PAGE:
Northern Pygmy-OwlGlaucidium gnoma
- ORDER: Strigiformes
- FAMILY: Strigidae
The Northern Pygmy-Owl may be tiny, but it’s a ferocious hunter with a taste for songbirds. These owls are mostly dark brown and white, with long tails, smoothly rounded heads, and piercing yellow eyes. They hunt during the day by sitting quietly and surprising their prey. As a defensive measure, songbirds often gather to mob sitting owls until they fly away. Mobbing songbirds can help you find these unobtrusive owls, as can listening for their call, a high-pitched series of toots.More ID Info
Find This Bird
Northern Pygmy-Owls are widespread in the mountains of western North America, and they’re active during the day, which gives you a good chance of finding them. But they’re also small and unobtrusive as they sit and wait for prey to approach them, so you’ll need to be observant. The two best ways to find them involve your ears: you may hear them giving high, evenly spaced tooting calls. Or you may hear a commotion of chickadees and other small birds scolding and calling as they mob an owl they’ve discovered. Try to find the agitated birds and you may find the owl that they’re trying to drive away.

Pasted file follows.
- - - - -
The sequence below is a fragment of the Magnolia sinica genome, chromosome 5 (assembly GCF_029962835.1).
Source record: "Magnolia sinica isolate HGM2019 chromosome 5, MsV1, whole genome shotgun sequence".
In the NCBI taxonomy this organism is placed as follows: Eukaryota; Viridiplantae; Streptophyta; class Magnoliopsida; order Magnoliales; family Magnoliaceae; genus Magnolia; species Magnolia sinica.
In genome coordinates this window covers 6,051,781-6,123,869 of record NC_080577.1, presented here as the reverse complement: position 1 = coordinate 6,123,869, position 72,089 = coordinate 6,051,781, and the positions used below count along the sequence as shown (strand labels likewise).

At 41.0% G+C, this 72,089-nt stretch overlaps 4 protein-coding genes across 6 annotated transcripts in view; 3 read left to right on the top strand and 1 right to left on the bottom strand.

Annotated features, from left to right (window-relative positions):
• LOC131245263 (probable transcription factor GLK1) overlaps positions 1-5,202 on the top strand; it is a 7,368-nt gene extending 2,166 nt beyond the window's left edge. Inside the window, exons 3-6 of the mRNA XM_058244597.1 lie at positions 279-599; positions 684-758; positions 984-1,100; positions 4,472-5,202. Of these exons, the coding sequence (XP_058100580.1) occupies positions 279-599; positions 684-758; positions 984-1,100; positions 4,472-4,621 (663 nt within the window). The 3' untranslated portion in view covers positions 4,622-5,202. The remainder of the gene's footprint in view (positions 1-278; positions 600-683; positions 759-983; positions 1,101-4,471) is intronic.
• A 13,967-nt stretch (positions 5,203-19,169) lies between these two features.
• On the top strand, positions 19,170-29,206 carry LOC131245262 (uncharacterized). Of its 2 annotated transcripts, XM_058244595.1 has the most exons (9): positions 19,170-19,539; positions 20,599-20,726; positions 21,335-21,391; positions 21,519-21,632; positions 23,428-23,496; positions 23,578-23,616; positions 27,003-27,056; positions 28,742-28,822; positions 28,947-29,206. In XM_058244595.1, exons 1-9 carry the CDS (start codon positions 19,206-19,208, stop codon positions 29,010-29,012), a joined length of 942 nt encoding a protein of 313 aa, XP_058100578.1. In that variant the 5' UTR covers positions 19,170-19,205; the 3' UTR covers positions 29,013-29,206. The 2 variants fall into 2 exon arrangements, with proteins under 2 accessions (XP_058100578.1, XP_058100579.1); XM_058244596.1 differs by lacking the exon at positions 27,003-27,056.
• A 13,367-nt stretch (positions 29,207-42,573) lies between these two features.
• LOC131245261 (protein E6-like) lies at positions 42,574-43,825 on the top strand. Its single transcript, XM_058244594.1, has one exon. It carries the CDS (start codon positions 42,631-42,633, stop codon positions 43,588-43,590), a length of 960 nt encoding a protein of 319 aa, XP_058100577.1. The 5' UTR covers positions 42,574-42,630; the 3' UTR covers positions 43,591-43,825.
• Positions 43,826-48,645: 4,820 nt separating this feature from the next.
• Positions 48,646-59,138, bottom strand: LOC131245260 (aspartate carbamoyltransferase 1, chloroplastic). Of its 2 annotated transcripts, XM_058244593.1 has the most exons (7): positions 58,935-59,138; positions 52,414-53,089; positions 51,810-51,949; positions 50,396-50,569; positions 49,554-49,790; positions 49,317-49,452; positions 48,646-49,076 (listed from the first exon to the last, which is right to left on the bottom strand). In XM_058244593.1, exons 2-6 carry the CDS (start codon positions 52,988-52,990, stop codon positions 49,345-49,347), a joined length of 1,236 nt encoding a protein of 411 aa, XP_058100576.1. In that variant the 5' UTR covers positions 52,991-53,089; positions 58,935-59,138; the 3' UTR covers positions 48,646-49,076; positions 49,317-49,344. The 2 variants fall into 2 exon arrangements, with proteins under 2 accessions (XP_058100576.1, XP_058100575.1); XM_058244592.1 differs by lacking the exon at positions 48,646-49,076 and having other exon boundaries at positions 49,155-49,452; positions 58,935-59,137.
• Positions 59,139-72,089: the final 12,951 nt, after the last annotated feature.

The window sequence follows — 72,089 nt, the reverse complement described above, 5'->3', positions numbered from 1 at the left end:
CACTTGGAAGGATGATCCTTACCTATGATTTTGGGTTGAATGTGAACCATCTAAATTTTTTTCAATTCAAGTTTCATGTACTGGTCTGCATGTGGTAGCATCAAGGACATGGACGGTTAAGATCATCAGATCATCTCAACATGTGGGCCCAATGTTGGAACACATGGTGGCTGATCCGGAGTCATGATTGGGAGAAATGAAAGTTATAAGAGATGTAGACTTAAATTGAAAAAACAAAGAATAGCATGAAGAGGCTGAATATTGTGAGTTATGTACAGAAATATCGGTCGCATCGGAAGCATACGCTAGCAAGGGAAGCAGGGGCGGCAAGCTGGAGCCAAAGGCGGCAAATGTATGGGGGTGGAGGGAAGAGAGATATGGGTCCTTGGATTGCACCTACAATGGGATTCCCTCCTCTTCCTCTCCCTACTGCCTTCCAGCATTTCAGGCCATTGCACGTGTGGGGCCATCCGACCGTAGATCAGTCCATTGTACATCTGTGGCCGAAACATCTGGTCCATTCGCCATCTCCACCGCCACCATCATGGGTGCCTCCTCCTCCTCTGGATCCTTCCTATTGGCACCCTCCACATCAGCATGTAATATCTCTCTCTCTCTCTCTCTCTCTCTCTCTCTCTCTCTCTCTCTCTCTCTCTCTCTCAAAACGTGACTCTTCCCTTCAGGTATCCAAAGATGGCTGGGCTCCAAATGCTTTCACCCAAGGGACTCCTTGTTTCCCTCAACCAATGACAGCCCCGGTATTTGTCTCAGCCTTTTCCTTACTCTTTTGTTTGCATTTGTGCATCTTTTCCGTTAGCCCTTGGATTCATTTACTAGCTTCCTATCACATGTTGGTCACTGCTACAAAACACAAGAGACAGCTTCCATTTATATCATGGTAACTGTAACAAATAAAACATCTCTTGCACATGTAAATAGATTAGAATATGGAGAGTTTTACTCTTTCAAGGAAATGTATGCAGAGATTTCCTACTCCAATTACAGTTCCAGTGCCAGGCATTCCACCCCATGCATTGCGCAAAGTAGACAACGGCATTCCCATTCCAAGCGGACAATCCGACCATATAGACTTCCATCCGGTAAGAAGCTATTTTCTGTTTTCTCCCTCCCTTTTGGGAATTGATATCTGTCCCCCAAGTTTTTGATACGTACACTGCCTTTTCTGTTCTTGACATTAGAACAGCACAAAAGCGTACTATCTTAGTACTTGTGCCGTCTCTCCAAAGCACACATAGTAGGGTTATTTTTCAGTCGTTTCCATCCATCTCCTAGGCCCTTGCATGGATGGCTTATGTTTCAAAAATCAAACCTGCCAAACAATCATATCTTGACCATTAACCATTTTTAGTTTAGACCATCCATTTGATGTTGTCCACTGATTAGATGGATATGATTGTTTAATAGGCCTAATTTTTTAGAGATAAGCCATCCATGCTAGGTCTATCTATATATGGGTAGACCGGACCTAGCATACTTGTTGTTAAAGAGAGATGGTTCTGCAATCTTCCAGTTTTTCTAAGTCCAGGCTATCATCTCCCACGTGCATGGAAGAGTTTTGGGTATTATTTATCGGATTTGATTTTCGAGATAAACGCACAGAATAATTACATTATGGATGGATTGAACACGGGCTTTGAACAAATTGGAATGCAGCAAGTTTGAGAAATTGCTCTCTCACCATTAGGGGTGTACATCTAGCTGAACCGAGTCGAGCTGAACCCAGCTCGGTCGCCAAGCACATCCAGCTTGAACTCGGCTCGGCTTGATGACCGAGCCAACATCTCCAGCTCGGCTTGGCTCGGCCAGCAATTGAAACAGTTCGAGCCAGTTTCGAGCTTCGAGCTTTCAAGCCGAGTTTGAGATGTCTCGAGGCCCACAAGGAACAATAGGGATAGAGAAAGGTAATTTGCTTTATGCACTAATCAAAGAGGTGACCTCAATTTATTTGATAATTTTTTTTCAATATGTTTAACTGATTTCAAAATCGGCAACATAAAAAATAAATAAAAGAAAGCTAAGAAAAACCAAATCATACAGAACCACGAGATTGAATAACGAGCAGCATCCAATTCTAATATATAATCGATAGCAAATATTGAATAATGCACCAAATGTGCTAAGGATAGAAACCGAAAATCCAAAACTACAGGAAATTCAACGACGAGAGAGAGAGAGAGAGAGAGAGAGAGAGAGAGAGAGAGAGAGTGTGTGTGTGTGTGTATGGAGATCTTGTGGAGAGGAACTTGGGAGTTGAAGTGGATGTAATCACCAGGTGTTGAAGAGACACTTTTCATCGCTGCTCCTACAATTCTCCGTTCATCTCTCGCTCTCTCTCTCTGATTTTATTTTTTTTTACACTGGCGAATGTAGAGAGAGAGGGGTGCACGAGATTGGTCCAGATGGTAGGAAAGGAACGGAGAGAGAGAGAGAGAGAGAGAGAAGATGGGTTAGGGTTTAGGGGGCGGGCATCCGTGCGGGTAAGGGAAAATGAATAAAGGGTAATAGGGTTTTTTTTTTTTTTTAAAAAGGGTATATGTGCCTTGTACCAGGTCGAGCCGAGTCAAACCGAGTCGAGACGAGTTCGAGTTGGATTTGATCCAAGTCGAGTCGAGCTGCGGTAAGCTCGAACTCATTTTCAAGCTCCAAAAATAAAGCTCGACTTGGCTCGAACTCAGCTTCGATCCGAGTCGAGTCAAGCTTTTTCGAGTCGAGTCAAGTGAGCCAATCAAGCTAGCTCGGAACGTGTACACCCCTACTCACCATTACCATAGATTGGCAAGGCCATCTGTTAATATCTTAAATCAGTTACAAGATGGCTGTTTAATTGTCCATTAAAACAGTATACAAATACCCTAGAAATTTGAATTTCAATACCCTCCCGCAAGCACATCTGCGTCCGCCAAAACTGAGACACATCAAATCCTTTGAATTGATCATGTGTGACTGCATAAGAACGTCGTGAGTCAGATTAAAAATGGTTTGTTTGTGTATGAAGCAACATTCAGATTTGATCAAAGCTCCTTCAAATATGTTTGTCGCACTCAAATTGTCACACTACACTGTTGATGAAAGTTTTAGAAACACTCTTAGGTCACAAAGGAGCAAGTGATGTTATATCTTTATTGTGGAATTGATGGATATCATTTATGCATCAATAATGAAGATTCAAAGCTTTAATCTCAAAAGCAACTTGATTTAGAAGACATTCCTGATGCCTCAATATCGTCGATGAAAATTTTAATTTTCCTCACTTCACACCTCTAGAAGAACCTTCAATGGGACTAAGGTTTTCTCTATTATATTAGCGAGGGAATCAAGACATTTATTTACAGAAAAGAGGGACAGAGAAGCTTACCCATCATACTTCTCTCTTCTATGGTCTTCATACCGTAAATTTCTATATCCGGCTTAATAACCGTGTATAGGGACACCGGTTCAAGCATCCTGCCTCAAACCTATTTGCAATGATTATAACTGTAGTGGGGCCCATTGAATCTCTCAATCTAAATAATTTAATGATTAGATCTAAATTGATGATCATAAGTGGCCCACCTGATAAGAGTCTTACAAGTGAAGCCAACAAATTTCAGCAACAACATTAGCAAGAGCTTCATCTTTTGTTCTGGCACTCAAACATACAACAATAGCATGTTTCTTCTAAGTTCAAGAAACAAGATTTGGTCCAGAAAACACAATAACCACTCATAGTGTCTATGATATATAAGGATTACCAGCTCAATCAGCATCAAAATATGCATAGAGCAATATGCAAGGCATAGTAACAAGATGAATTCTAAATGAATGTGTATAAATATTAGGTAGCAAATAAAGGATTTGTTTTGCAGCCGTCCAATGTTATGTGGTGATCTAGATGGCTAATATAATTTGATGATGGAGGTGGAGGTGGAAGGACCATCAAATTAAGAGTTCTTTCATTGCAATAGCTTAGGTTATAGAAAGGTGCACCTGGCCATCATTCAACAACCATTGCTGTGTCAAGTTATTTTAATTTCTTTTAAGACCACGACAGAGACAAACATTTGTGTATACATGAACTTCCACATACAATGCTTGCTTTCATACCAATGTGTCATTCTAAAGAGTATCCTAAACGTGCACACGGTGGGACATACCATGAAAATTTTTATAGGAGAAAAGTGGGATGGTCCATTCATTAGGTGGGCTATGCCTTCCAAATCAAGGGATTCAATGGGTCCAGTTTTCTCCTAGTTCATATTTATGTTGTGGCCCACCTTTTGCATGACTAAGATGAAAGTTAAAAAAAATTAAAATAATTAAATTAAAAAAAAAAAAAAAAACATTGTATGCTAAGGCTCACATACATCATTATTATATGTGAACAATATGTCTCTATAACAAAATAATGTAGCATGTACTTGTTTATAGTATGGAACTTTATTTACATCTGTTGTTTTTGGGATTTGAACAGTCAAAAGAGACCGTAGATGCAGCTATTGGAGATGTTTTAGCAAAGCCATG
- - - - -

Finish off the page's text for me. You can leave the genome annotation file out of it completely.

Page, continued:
- Tecolote Serrano (Spanish)
- Chevêchette naine (French)
Unlike screech-owls and Northern Saw-whet Owls, Northern Pygmy-Owls are not known to take up residence in human-made nest boxes.
- Cool Facts
- When they find extra food, Northern Pygmy-Owls often cache their prey in tree cavities, or by hanging the prey on thorns, as shrikes are famous for doing.
- Most owls have asymmetrically placed ears as well as flattened facial discs around the eyes. Both of these features are adaptations that give them better hearing. Interestingly, Northern Pygmy-Owls lack these features, and this may be an outcome of their diurnal habits and greater reliance on vision.
- Small birds such as hummingbirds, wrens, warblers, jays, and blackbirds often mob Northern Pygmy-Owls—in fact, you may be able to find these owls by following a noisy commotion of songbirds focused on one spot.
- Northern Pygmy-Owls raise a pair of tufts on the sides of their head when threatened by a predator, such as a hawk or a cat. They also have a pair of spots on the back of the neck that look a little like eyes. Scientists think these markings may help fool attackers or mobbers into thinking the owl is watching them.
- Northern Pygmy-Owls, although not much larger than House Sparrows, sometimes take prey up to three times their own size, such as Northern Bobwhite, Northern Flicker, and even chickens!
- The oldest recorded Northern Pygmy-Owl was a male, and at least 3 years, 11 months old when he was recaptured and rereleased during banding operations in Oregon.